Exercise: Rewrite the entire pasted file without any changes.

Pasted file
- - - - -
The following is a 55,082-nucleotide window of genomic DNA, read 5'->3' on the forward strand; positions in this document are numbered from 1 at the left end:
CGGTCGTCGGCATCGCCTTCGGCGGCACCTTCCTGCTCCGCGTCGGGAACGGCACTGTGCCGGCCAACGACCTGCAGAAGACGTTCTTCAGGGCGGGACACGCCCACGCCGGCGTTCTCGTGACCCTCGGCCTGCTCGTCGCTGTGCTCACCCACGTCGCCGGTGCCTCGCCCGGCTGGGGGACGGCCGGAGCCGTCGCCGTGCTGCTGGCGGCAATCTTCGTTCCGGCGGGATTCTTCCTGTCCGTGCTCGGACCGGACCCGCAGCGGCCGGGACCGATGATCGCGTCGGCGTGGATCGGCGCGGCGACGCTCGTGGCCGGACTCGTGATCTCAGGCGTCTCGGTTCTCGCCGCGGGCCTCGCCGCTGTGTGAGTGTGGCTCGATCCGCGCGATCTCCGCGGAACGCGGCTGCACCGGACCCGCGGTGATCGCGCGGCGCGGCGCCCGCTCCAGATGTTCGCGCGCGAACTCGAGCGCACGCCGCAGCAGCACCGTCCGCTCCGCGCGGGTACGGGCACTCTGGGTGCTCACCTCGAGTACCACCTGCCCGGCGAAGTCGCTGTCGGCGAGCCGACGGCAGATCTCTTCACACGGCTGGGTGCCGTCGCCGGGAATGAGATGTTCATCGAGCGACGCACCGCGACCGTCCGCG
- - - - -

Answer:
The following is a 55,082-nucleotide window of genomic DNA, read 5'->3' on the forward strand; positions in this document are numbered from 1 at the left end:
CGGTCGTCGGCATCGCCTTCGGCGGCACCTTCCTGCTCCGCGTCGGGAACGGCACTGTGCCGGCCAACGACCTGCAGAAGACGTTCTTCAGGGCGGGACACGCCCACGCCGGCGTTCTCGTGACCCTCGGCCTGCTCGTCGCTGTGCTCACCCACGTCGCCGGTGCCTCGCCCGGCTGGGGGACGGCCGGAGCCGTCGCCGTGCTGCTGGCGGCAATCTTCGTTCCGGCGGGATTCTTCCTGTCCGTGCTCGGACCGGACCCGCAGCGGCCGGGACCGATGATCGCGTCGGCGTGGATCGGCGCGGCGACGCTCGTGGCCGGACTCGTGATCTCAGGCGTCTCGGTTCTCGCCGCGGGCCTCGCCGCTGTGTGAGTGTGGCTCGATCCGCGCGATCTCCGCGGAACGCGGCTGCACCGGACCCGCGGTGATCGCGCGGCGCGGCGCCCGCTCCAGATGTTCGCGCGCGAACTCGAGCGCACGCCGCAGCAGCACCGTCCGCTCCGCGCGGGTACGGGCACTCTGGGTGCTCACCTCGAGTACCACCTGCCCGGCGAAGTCGCTGTCGGCGAGCCGACGGCAGATCTCTTCACACGGCTGGGTGCCGTCGCCGGGAATGAGATGTTCATCGAGCGACGCACCGCGACCGTCCGCG